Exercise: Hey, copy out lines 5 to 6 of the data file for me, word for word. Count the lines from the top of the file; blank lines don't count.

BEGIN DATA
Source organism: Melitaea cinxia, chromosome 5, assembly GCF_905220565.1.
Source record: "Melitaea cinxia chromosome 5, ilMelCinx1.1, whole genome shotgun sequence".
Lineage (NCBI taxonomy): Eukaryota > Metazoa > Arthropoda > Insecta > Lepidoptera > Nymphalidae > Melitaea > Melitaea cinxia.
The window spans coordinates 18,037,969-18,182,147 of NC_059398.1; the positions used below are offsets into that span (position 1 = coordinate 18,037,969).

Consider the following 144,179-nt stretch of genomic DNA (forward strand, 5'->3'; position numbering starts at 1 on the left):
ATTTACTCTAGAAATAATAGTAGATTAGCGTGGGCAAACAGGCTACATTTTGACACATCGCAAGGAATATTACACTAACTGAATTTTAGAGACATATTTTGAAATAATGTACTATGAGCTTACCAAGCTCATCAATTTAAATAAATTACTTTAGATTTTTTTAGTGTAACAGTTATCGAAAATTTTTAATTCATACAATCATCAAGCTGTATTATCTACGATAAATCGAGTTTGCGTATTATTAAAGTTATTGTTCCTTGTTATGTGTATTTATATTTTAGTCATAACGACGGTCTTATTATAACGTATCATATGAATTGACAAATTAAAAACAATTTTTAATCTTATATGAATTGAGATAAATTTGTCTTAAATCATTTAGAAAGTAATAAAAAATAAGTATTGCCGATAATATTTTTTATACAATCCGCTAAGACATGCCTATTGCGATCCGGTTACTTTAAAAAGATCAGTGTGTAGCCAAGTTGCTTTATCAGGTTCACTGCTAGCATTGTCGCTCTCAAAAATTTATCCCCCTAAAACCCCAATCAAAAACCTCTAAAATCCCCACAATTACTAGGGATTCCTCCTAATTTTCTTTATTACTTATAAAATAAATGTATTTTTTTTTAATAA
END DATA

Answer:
Consider the following 144,179-nt stretch of genomic DNA (forward strand, 5'->3'; position numbering starts at 1 on the left):
ATTTACTCTAGAAATAATAGTAGATTAGCGTGGGCAAACAGGCTACATTTTGACACATCGCAAGGAATATTACACTAACTGAATTTTAGAGACATATTTTGAAATAATGTACTATGAGCTTACCAAGCTCATCAATTTAAATAAATTACTTTAGATTTTTTTAGTGTAACAGTTATCGAAAATTTTTAATTCATACAATCATCAAGCTGTATTATCTACGATAAATCGAGTTTGCGTATTATTAAAGTTATTGTTCCTTGTTATGTGTATTTATATTTTAGTCATAACGACGGTCTTATTATAACGTATCATATGAATTGACAAATTAAAAACAATTTTTAATCTTATATGAATTGAGATAAATTTGTCTTAAATCATTTAGAAAGTAATAAAAAATAAGTATTGCCGATAATATTTTTTATACAATCCGCTAAGACATGCCTATTGCGATCCGGTTACTTTAAAAAGATCAGTGTGTAGCCAAGTTGCTTTATCAGGTTCACTGCTAGCATTGTCGCTCTCAAAAATTTATCCCCCTAAAACCCCAATCAAAAACCTCTAAAATCCCCACAATTACTAGGGATTCCTCCTAATTTTCTTTATTACTTATAAAATAAATGTATTTTTTTTTAATAA